The 2009 Dubai Airshow will seek to buck the aerospace industry’s downward trend when it opens its doors this morning. But it seems highly unlikely that this will manifest itself in announcements of significant new aircraft orders, even though Middle East airlines are themselves outperforming the stagnant traffic levels in other parts of the world.
The staggering $155 billion sales tally at Dubai 2007 set a new record for airshows worldwide. Airlines surveyed by AIN on the eve of this week’s event played down expectations of anything close to this volume of business being announced at this year’s show.
Just yesterday afternoon Qatar Airways– which in recent years has been one of the last of the big spenders in the airliner market– canceled its airshow press conference, which had been scheduled for tomorrow morning. And although Airbus has booked no fewer than eight of the 40 allotted press conference slots, it has refused to give any indication of possible new order announcements. Boeing claims not to stockpile orders to announce on the airshow circuit.
Exhibitor numbers for this year’s show will definitely be up–rising by almost 5 percent from the 2007 total of 850 companies–to include 890 firms from 47 countries. While acknowledging that some previous exhibitors have downsized their exhibits, or even canceled them in a bid to cut costs, show organizer Fairs & Exhibitions has taken bookings from no fewer than 150 new companies from 20 countries that have taken the chance to make debuts at the Dubai show.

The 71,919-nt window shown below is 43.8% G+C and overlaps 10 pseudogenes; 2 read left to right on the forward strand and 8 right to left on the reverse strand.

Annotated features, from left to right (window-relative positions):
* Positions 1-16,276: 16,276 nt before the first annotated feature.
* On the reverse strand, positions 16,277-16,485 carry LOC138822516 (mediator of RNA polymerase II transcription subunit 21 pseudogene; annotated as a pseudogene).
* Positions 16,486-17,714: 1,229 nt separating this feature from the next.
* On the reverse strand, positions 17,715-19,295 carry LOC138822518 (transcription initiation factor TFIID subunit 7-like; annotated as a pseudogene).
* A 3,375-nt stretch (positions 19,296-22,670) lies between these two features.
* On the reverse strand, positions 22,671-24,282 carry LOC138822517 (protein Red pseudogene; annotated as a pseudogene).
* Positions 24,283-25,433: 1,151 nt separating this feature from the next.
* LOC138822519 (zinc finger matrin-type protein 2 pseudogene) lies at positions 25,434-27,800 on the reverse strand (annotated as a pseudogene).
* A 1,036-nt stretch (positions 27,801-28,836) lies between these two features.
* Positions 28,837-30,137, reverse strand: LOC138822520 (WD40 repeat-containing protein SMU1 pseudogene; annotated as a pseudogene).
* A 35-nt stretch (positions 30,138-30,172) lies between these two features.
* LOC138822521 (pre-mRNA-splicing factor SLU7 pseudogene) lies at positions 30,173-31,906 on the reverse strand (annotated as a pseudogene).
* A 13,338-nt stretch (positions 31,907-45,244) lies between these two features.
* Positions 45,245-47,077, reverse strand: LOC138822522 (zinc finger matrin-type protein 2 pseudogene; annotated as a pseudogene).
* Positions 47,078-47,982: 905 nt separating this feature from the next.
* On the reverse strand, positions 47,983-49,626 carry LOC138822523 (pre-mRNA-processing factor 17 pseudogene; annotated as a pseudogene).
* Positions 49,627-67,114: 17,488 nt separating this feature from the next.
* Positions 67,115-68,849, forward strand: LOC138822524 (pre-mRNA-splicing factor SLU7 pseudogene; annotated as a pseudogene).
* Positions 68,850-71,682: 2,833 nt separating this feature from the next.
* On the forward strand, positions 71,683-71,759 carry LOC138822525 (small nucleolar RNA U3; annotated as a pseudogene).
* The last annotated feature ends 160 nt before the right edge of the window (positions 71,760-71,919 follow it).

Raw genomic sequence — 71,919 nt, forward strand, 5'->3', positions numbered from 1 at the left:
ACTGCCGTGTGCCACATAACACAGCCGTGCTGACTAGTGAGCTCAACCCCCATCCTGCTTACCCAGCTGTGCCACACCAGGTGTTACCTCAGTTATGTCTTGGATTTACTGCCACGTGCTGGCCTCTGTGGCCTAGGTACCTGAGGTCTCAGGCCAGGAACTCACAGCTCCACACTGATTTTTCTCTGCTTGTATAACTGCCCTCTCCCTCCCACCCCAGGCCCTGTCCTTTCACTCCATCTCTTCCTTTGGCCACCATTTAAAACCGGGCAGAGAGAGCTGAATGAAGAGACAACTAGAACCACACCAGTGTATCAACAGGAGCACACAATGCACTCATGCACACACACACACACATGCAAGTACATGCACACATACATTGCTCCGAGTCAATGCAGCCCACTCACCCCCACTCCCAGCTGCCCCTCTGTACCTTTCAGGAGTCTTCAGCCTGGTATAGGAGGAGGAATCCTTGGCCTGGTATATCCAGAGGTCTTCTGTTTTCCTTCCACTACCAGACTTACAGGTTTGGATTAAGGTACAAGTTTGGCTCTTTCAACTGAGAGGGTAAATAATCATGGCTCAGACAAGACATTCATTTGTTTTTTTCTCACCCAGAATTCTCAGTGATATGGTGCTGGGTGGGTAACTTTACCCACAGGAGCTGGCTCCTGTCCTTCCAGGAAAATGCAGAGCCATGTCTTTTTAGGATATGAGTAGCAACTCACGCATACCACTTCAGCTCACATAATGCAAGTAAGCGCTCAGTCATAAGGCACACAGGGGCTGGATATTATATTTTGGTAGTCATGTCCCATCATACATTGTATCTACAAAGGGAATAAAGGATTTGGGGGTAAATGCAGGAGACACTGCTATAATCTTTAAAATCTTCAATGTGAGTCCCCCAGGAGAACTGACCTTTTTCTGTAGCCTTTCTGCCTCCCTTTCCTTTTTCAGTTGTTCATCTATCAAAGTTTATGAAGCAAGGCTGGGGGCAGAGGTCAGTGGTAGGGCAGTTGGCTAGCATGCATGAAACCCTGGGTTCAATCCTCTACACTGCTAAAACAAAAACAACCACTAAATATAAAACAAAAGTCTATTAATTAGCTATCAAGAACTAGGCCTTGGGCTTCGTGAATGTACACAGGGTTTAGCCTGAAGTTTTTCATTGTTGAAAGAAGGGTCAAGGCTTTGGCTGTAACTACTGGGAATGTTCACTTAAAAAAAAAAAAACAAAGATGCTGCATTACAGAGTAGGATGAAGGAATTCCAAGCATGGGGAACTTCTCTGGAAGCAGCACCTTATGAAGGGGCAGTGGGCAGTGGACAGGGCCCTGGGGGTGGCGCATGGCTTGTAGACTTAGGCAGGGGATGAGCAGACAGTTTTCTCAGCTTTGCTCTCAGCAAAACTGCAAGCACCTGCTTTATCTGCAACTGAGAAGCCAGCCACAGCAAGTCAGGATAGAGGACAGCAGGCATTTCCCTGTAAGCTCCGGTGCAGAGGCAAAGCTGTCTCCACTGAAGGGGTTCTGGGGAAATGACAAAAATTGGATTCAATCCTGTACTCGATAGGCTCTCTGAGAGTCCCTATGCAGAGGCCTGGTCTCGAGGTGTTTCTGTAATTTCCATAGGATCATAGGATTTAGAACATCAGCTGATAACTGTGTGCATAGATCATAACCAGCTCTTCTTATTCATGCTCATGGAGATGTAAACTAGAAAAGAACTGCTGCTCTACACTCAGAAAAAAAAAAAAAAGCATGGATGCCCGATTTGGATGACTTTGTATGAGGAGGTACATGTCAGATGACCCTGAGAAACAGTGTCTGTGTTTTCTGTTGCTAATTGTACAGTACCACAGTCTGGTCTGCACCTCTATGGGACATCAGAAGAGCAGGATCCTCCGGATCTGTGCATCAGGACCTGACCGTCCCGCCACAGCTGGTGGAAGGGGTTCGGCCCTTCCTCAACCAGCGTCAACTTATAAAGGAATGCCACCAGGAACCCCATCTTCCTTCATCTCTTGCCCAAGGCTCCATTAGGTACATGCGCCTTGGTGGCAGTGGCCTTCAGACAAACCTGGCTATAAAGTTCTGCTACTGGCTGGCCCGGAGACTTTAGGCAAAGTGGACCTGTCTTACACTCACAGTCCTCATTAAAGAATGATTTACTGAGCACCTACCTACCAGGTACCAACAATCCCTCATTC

Much of the growth has been accommodated by the new, 75,000-sq-ft Emirates Hall here at the Dubai Airport Expo site. Six more chalets have also been added.
There is plenty of interest in the lineup of some 130 aircraft booked to appear here. Making their full international debuts are the Chinese AVIC L-15 jet trainer and Boeing’s new AH-6i attack helicopter, which has just made its first flight. Other high-profile participants include the Lockheed Martin F-22 Raptor, the Dassault Rafale, the Boeing F-15E, the Eurofighter Typhoon and the no-longer-so-novel but still-impressive Airbus A380. The strong military presence at this eleventh Dubai show reflects the fact that defense spending by Middle East states is anything but suppressed.
Last week Emirates Airline chairman HH Sheikh Ahmed Bin Saeed Al Maktoum confirmed that the Dubai-based operator will still take its full order of 58 A380s. In a bid to make up for time lost through production delays at Airbus, the carrier is now negotiating to take delivery slots abandoned by other airlines as a result of the downturn. Contrary to incorrect reports in the local press, these would not be new additional aircraft orders.
Commenting on the widespread perception that Dubai’s economic boom has come to an end and that this could spell trouble for the precocious emirate’s show, Sheikh Ahmed told a pre-show press conference: “We have proved to the world and to those who had doubts that the Dubai show will go on.”